You see, to hubby it was the most wonderful carefree experience. Take the baby out and recover. He didn’t realise how I had experienced it at all. Now he truly saw how it had affected me and our son.

And so my pregnancy continued with only one more scan at 28 weeks, no internals (yes, NO internals!!) and just generally learning to tune into my body and listen to what it was telling me. At 32 weeks it seemed that baby had turned breech so I started looking at breech birthing videos on Youtube whilst doing the spinning babies moves to turn her right again. Nothing fazed me anymore. Gaining knowledge is just so empowering! Especially reading birth stories, watching birthing videos and chatting to my midwives about every possibility that came to mind. And of course hubby was praying for a good outcome all the way.

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At 38 weeks I was very uncomfortable. This baby was so low! I could not stand for very long… or sit… or lie.. Then we got the news that my granny had died after a long illness. I was heartbroken… she would not be meeting my little Leah… On Friday we went to the memorial service, leaving straight after as I was so upset that I couldn’t control my emotions. Saturday morning I woke up feeling period-like pains around my lower belly and lower back. I spent the day relaxing in bed because Marianne (midwife) wasn’t due back from holiday for another week and I really wanted her to be here. By Sunday evening the contractions were definitely regular at around 10 min. Debby (trainee midwife) and her doula friend came over that evening around 19:00. I walked around, finished off some work and just chatted with everyone as the contractions still just stayed around 10 min. At midnight I went to bed and woke up the next morning with the contractions completely gone. Debby left again.

I realised that I’d have to hand over my workload and so spent the whole of Monday and Tuesday finalising work – it was very stressful (I am a travel agent) as I had not planned to hand over until the next week! On Tuesday evening 18:00 I was at my wits end with my 3 year old son. As I snapped at him–Pop! I wet my pants! I walked to the bathroom, sat on the toilet and realised that my water had broken. I sent Debby a message and she said she would come over soon.

Between 18:00 and Debby’s arrival at 19:15 I started having a few more painful contractions and my blood pressure rose a bit. By 21:00 my blood pressure was even higher and on Debby’s suggestion I went for a bath to relax. Contractions were now 3 minutes apart. In the bath I felt the contractions become more intense and ended up lying on my side to get that floating feeling – it works wonders! At 22:00 my blood pressure was normal again, some mucus plug appeared, but the contractions subsided to every 9-10 minutes. (Pretty sure this is where I would have gotten my c-section for “failure to progress”!!) I went to bed and got up again around 01:00, feeling restless and uncomfortable with lower back pain and mild contractions. Went to bed again at 03:00 and slept until 08:00 – woke to contractions every 9-10 minutes. Debby assured me that us VBACs do this. The contractions prepare our scarred uterus in a gentle way and so I just relaxed into it.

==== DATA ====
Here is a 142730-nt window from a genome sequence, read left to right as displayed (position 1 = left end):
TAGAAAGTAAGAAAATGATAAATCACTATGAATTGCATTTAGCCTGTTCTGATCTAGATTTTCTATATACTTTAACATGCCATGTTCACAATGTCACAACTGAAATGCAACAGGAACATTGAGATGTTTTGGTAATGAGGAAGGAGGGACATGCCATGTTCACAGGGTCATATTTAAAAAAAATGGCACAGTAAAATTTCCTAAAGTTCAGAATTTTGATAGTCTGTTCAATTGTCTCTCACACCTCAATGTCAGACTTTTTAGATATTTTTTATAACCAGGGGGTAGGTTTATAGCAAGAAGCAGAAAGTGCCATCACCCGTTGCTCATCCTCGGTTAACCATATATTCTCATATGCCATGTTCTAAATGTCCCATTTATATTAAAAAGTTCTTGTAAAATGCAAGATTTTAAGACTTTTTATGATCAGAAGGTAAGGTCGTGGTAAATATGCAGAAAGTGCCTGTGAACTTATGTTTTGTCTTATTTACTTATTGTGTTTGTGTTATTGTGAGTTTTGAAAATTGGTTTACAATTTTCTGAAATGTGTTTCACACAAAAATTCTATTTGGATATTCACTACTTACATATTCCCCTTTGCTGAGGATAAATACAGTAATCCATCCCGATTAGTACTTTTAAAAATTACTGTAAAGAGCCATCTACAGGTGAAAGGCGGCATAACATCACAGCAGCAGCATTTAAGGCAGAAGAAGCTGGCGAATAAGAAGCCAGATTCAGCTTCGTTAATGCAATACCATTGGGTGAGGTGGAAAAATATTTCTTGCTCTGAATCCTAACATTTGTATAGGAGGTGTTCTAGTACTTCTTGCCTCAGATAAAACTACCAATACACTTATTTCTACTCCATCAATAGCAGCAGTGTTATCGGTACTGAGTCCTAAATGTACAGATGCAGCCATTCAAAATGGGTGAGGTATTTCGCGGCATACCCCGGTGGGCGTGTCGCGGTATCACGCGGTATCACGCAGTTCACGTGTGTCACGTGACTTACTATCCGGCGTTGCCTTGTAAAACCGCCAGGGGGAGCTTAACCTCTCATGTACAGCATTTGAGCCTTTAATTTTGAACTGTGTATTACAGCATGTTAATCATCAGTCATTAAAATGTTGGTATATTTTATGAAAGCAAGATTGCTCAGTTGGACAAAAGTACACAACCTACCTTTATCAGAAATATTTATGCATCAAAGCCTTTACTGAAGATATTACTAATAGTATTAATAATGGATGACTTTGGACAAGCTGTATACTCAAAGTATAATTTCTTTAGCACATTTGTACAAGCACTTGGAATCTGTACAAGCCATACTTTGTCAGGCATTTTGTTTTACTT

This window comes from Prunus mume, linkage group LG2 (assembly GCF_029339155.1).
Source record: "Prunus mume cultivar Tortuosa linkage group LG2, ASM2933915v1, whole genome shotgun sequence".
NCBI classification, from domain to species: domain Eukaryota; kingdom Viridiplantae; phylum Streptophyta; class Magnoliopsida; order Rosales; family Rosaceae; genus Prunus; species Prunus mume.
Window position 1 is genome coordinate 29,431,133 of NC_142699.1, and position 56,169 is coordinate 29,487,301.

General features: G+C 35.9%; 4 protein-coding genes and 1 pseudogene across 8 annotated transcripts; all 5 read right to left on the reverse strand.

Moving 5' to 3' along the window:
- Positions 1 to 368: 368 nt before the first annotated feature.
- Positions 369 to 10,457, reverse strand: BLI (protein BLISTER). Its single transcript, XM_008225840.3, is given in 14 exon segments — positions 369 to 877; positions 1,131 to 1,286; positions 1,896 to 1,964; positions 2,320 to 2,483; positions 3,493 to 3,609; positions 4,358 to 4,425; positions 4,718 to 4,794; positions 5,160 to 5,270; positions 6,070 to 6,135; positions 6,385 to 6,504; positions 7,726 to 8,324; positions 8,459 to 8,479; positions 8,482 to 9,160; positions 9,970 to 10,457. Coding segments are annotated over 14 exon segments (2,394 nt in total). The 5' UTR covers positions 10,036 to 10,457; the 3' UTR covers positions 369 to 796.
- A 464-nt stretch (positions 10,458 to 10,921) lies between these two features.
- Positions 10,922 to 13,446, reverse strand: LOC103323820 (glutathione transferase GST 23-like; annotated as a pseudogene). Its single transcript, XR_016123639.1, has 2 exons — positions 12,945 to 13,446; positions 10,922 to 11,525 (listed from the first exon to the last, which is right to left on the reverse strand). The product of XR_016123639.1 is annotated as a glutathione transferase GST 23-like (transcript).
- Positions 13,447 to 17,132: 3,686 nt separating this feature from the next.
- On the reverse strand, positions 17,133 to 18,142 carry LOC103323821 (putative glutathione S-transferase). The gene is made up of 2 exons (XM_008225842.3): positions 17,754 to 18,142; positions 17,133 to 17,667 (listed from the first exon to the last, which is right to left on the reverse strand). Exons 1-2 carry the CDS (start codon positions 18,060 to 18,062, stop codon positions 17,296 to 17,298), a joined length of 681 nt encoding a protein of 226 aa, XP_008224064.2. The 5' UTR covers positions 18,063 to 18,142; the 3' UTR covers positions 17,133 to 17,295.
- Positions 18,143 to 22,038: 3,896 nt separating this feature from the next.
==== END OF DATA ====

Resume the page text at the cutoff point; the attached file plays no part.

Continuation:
Debby was however concerned that we should get labour going within 24 hours after my waters had broken to avoid infection (I started taking Echinacea for this). She advised us that the protocol was to refer to hospital if there was no labour within 24 hours, but that is was ultimately our choice. I started walking all over town and these were faster walks than I had ever taken in months! Still only mild contractions. At midday I drank some castor oil – boy that stuff works to clean out your system!! – but still no active labour. I slept for 2 hours that afternoon – contractions were a bit more regular, but still not strong.

At 18:00 Debby asked us to consider going to hospital. I knew that they would cut me open… I looked at my husband and said: “Aren’t there more bugs in a hospital than at our own home? Isn’t there more chance of infection there, where they would do internals?” So with common sense as our weapon, we decided to stay at home. I had not had any internals during my entire pregnancy and labour so far and did not intend to have any. It was not really a conscious decision to not have internals, I just didn’t need to know how far I’d dilated. It wasn’t an indication for me of how long it would still be. It would take as long as it took and no amount of knowing how dilated I was, was going to change the process.

Suddenly things started changing. An hour later the contractions became more intense and regular at 3 1⁄2 minutes and 40 secs – 1 min long and by 21:00 it was every 3 minutes and I had to stop mid-sentence when having one. Yay! Things were starting to happen and I felt a relief sweep over me. BUT my blood pressure rose again and I went to have a relaxing bath. The contractions kept on coming and stayed at 3 minutes and 40-60 secs long for the next few hours. I went to bed to try to get some sleep at midnight.

Around 02:00 I woke to strong contractions. Hubby was sound asleep next to me and Debby had also gone to sleep on the couch in the lounge. The house was quiet and I was lying there trying to keep quiet as the contractions just got more and more intense. Eventually I couldn’t lie down anymore, so I sat on the bed rocking. That didn’t work, so I got up and started walking through the house. I was timing my contractions on my phone and they were still every 3 minutes at 50 seconds long, so I thought this was just going on as it had for so many hours. Then at 03:30 it started getting intense. So much so, that I could no longer do the timing myself. I woke hubby up with a smack on the arm, saying: “Time this!!” Poor guy didn’t know what was going on. Contractions were now 1 minute apart and 1-1 1⁄2 minutes long – here we go!!